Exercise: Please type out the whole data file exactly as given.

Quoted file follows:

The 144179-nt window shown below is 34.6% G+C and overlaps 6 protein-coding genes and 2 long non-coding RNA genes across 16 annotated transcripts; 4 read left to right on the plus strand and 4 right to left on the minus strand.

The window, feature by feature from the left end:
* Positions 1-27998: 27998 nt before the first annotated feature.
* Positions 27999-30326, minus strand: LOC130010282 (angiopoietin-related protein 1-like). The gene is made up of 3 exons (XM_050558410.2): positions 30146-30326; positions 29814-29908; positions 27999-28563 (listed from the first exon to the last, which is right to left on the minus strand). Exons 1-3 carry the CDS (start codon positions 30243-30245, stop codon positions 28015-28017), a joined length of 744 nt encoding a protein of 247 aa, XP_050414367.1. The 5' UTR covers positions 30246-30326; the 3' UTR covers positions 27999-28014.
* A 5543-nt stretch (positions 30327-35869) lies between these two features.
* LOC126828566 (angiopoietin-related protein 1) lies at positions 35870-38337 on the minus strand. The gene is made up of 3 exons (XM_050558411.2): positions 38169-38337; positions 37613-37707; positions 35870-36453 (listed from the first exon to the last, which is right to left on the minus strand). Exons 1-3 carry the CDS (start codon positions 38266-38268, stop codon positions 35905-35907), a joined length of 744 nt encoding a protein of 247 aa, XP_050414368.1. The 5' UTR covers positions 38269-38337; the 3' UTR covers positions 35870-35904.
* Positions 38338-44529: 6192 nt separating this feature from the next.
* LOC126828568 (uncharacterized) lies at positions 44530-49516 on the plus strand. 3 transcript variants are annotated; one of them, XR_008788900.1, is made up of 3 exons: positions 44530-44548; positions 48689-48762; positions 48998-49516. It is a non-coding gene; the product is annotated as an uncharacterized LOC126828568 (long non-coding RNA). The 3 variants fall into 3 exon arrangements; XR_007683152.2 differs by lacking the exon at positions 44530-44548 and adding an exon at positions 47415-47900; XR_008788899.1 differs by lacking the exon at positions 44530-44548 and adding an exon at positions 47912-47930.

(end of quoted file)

The 144179-nt window shown below is 34.6% G+C and overlaps 6 protein-coding genes and 2 long non-coding RNA genes across 16 annotated transcripts; 4 read left to right on the plus strand and 4 right to left on the minus strand.

The window, feature by feature from the left end:
* Positions 1-27998: 27998 nt before the first annotated feature.
* Positions 27999-30326, minus strand: LOC130010282 (angiopoietin-related protein 1-like). The gene is made up of 3 exons (XM_050558410.2): positions 30146-30326; positions 29814-29908; positions 27999-28563 (listed from the first exon to the last, which is right to left on the minus strand). Exons 1-3 carry the CDS (start codon positions 30243-30245, stop codon positions 28015-28017), a joined length of 744 nt encoding a protein of 247 aa, XP_050414367.1. The 5' UTR covers positions 30246-30326; the 3' UTR covers positions 27999-28014.
* A 5543-nt stretch (positions 30327-35869) lies between these two features.
* LOC126828566 (angiopoietin-related protein 1) lies at positions 35870-38337 on the minus strand. The gene is made up of 3 exons (XM_050558411.2): positions 38169-38337; positions 37613-37707; positions 35870-36453 (listed from the first exon to the last, which is right to left on the minus strand). Exons 1-3 carry the CDS (start codon positions 38266-38268, stop codon positions 35905-35907), a joined length of 744 nt encoding a protein of 247 aa, XP_050414368.1. The 5' UTR covers positions 38269-38337; the 3' UTR covers positions 35870-35904.
* Positions 38338-44529: 6192 nt separating this feature from the next.
* LOC126828568 (uncharacterized) lies at positions 44530-49516 on the plus strand. 3 transcript variants are annotated; one of them, XR_008788900.1, is made up of 3 exons: positions 44530-44548; positions 48689-48762; positions 48998-49516. It is a non-coding gene; the product is annotated as an uncharacterized LOC126828568 (long non-coding RNA). The 3 variants fall into 3 exon arrangements; XR_007683152.2 differs by lacking the exon at positions 44530-44548 and adding an exon at positions 47415-47900; XR_008788899.1 differs by lacking the exon at positions 44530-44548 and adding an exon at positions 47912-47930.